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Discussion Starter #1
I don't know what other people are packing and prepping with, but I've gone through lots of basic work gloves and a fair share of the higher end tact gloves and find the original Mechanix gloves be some of the better gloves to have around. I use them everyday for work and as they get sweat soaked and dirty, I just toss them in the sink with a little detergent and rinse and there clean again. Synthetic materials, tough made and a person can shoot with them no problem. As I do. The only problem I've had is the Velcro closer wearing out, but they stay on well enough without it, so I just cut off the tang when they wear out. I had been packing a pair of the 3/4 fingers in my BOB with some older military leather gloves with wool inserts, but traded the 3/4 for a new pair of originals. What's everyone one else using and prepping?

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::redsnipe::
 

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Mechanic gloves are hard to beat. You can pick up little things while wearing them too.
I also have some good leather gloves. Keep a pair of each in my truck.
 

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I use the same mechanix gloves, plus a good set of deerskin gloves both lined and un-lined, and at times some of the newer ultra-cheap rubbery coated stretch gloves, which work well when one has to handle things that can damage the skin. Further, I am never far from a bunch of blue nitrile gloves and have some tucked into everything.
 

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I have a problem finding gloves small enough for my hands, but I've been lucky enough to get a hold of a good pair of lamb skin gloves, and a pair of mechanic gloves. For working outside (trimming/hauling tree limbs, gardening, landscaping, mulching, etc), I actually prefer not to wear gloves, just a personal preference, but I obviously know how valuable they are for similar or tougher outdoor work.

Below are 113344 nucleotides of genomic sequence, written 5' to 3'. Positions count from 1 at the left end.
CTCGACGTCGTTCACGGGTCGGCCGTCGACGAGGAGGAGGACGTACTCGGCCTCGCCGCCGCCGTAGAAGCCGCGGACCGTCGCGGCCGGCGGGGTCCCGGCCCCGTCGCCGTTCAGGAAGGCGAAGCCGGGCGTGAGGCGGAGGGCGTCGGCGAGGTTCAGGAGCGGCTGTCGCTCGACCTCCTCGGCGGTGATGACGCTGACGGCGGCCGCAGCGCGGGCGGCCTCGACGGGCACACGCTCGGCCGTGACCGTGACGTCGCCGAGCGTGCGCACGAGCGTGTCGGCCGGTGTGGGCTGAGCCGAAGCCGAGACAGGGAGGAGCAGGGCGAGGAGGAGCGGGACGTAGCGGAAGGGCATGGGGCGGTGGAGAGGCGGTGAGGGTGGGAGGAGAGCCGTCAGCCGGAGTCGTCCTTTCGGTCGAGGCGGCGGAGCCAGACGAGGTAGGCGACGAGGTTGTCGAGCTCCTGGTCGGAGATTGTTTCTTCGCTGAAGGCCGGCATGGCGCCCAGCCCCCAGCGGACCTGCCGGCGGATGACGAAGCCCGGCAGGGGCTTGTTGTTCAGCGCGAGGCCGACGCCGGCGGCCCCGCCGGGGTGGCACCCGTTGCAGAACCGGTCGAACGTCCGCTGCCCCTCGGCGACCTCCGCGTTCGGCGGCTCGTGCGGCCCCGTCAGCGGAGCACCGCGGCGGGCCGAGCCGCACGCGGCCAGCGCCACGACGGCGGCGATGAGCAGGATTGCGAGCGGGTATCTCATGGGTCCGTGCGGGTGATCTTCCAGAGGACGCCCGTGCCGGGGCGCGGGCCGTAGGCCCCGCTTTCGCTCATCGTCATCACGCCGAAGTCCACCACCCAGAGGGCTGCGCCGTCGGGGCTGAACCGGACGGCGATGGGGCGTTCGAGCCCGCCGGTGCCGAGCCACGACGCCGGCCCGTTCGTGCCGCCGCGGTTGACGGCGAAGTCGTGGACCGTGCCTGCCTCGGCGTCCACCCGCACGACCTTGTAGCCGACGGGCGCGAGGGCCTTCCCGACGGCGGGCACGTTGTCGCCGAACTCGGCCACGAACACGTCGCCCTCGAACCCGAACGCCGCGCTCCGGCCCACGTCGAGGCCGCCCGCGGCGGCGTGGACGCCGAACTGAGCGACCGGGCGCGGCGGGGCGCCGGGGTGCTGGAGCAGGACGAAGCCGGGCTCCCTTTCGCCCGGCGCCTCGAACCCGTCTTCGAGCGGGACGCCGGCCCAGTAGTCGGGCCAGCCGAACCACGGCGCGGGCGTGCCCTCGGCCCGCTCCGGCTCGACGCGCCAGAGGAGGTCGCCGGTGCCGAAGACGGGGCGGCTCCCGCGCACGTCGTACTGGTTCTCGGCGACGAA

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Discussion Starter #6
I don't know if anyone here has a pair of military issue leathers with wool inserts, but mine are still kicking after tons of use. I thought about buying something else, but there still in good shape and I'm not in cold weather down here in the south. I've got them in my pack for heavy work gloves when I need them.

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I have a problem finding gloves small enough for my hands, but I've been lucky enough to get a hold of a good pair of lamb skin gloves, and a pair of mechanic gloves. For working outside (trimming/hauling tree limbs, gardening, landscaping, mulching, etc), I actually prefer not to wear gloves, just a personal preference, but I obviously know how valuable they are for similar or tougher outdoor work.
I have somewhat the same problem I've found that some brands of leather or heavy work gloves are sold in smaller (women's) sizes. Laugh if you want, same material and construction, just smaller and they fit those not blessed with dinner plate sized hands.
 

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I don't know if anyone here has a pair of military issue leathers with wool inserts, but mine are still kicking after tons of use. I thought about buying something else, but there still in good shape and I'm not in cold weather down here in the south. I've got them in my pack for heavy work gloves when I need them.